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Is Advanced Micro Devices (AMD) All Smoke & Mirrors?


Overrated and not what it seems. That’s what blogger Okapi Research (OR) says Advanced Micro Devices (AMD) stock is. OR argues the bulls’ thesis that AMD will take hold of the market for datacenter CPU chips is misunderstood and wrong. The writer refers to AMD as being disadvantaged, with Intel dominating the market share at 92%.  He also argues that the past ten years have been soft for the PC market and the upgrade cycle for personal computers has become elongated. OR predicts AMD is approaching a flat to low single-digit decline in revenue due to a weak market and intense competition. (To watch AMD’s track record, click here)

“Unlike more focused peers Nvidia (NVDA) and Intel (INTC), AMD tries to be all things to all customers but it falls short in every product. AMD sells CPU & GPU chips to the PC market and now it wants to re-enter the datacenter market. However, AMD is sub-scale in all of its end-markets and as a result is competitively disadvantaged due to a lack of brand identity and an inferior R&D budget. As a result, AMD has relied on discounting its products to gain/maintain share. While AMD will likely grab some share in the server market, its products are currently tracking below expectations. Finally, AMD trades at a significant valuation premium to its peers. This high valuation multiple already prices in margin expansion and growth expectations. If the company fails to execute, the stock will be punished as a result,” OR explains.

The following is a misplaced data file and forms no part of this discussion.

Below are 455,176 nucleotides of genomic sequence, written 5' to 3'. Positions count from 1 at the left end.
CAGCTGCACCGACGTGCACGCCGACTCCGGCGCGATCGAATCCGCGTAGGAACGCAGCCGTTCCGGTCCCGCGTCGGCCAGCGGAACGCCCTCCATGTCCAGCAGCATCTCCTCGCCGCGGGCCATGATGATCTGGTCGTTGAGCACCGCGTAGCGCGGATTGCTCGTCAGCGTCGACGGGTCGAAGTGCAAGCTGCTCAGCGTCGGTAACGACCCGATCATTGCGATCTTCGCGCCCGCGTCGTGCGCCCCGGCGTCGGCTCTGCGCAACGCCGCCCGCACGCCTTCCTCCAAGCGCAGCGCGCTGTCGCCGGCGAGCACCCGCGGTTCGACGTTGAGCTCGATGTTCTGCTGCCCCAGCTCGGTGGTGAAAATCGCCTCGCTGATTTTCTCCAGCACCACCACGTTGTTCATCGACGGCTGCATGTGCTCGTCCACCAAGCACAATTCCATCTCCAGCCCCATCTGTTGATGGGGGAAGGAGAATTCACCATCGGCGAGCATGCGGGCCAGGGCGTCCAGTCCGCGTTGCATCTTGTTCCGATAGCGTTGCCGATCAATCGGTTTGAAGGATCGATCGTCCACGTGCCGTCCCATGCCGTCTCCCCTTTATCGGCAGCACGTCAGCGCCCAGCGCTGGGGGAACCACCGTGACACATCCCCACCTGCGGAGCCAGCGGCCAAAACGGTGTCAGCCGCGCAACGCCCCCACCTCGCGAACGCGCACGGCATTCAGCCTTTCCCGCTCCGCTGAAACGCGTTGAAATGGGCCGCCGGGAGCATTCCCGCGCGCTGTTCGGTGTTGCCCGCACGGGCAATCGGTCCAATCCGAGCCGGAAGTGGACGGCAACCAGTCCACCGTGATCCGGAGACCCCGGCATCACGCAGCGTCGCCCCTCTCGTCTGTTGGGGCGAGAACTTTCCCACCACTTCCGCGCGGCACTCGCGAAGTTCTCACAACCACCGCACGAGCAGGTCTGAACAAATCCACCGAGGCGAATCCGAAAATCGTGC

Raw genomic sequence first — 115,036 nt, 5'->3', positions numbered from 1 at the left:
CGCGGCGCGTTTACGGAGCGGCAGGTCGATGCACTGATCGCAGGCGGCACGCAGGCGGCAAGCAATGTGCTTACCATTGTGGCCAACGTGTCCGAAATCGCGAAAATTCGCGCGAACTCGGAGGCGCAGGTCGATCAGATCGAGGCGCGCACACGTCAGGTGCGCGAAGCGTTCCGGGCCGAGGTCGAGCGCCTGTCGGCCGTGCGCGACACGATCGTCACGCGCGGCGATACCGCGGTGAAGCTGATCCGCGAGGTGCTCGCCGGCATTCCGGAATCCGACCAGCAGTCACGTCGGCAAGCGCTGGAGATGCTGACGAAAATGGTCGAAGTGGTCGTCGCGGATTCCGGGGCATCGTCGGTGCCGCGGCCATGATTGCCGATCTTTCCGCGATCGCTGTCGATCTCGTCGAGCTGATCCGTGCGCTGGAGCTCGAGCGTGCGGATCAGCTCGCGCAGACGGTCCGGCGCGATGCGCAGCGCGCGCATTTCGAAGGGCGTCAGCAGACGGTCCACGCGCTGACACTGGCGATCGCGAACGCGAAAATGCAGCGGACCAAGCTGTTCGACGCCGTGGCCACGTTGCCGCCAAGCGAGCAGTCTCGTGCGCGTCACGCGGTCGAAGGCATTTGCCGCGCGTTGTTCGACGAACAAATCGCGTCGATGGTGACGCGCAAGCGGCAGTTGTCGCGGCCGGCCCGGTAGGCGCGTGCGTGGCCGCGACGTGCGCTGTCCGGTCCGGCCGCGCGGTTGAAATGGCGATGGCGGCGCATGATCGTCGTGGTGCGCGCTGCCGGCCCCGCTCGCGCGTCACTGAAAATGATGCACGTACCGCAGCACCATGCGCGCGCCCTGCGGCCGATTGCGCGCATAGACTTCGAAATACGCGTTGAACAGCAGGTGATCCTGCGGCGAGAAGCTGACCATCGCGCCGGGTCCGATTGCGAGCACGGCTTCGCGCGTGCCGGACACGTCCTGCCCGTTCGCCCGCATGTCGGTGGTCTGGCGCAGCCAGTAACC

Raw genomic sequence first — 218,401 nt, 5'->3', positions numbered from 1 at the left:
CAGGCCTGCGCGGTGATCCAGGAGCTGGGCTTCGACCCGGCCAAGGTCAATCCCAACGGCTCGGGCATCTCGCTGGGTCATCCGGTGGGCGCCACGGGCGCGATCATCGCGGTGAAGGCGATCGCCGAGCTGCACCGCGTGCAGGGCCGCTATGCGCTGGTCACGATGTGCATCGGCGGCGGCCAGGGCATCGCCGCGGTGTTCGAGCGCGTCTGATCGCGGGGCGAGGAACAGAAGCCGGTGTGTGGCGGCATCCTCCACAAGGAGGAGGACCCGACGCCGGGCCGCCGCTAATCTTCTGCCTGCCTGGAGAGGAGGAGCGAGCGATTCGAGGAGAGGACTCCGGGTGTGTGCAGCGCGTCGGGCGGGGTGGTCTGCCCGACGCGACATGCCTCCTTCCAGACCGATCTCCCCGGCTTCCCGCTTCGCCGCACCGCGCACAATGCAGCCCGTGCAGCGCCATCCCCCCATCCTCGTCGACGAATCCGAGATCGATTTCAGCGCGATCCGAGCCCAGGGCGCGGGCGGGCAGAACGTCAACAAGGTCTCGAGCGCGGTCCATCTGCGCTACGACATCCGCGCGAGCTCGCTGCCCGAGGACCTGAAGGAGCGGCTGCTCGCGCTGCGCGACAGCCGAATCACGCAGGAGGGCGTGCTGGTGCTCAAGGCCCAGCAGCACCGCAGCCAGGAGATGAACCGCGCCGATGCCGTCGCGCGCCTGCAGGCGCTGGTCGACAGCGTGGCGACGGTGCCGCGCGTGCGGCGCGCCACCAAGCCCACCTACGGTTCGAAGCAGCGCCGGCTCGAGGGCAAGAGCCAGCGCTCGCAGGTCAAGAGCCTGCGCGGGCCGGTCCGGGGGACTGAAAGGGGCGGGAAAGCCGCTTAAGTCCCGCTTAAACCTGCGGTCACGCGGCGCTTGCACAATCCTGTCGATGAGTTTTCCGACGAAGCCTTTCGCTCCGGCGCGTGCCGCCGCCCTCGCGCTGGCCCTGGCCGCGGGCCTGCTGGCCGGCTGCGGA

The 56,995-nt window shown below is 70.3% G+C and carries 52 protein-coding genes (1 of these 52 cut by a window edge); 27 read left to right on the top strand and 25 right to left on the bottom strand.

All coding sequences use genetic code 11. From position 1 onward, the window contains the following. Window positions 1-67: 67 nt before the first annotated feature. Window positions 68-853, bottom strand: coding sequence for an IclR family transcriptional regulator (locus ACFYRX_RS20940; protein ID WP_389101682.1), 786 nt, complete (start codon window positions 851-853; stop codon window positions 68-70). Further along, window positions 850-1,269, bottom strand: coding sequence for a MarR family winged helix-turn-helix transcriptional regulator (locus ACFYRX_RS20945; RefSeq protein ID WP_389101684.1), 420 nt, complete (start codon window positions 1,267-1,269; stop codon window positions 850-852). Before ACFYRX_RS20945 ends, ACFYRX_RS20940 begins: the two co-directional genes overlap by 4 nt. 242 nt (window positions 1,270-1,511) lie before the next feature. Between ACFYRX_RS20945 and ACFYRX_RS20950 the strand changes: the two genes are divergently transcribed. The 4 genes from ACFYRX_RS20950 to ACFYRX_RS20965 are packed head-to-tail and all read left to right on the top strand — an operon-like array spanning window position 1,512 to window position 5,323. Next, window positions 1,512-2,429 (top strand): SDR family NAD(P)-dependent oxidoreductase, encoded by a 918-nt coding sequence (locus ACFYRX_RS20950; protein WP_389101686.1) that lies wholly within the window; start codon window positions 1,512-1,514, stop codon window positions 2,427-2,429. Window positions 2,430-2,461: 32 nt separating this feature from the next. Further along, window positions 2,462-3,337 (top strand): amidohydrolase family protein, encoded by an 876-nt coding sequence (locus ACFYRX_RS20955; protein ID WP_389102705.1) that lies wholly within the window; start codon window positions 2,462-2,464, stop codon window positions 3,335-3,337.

The blogger goes on to explain that investors who want to put their money into the semiconductor industry should avoid AMD stock altogether and instead invest in Nvidia or Intel. When it comes to datacenter, ADM’s business only represents less than five percent of the total company revenue. OR points out that though datacenter only attributes for a small percentage, analysts see it as the greatest growth opportunity, which the blogger says is unrealistic.

“AMD has been trying to re-enter the datacenter market since early 2017, with little traction to show. Many analysts think an inflection point is around the corner due to a recent partnership announced with Dell (NYSE:DVMT). However, the data doesn’t support the notion of AMD gaining traction,” OR concluded.

In conclusion, OR suggests AMD has the worst balance sheet among its peers and that the current stock price is inexcusably high for the value. The street is torn when it comes to AMD stock. TipRanks reviewed ratings of 24 analysts who are keeping an eye on the chip market and out of the lot, 12 are bullish on AMD stock, 10 are sidelined and two are bearish. The consensus price target of $26.14 shows an upside of just about 15% from the stock’s current cost. (See AMD’s price targets and analyst ratings on TipRanks)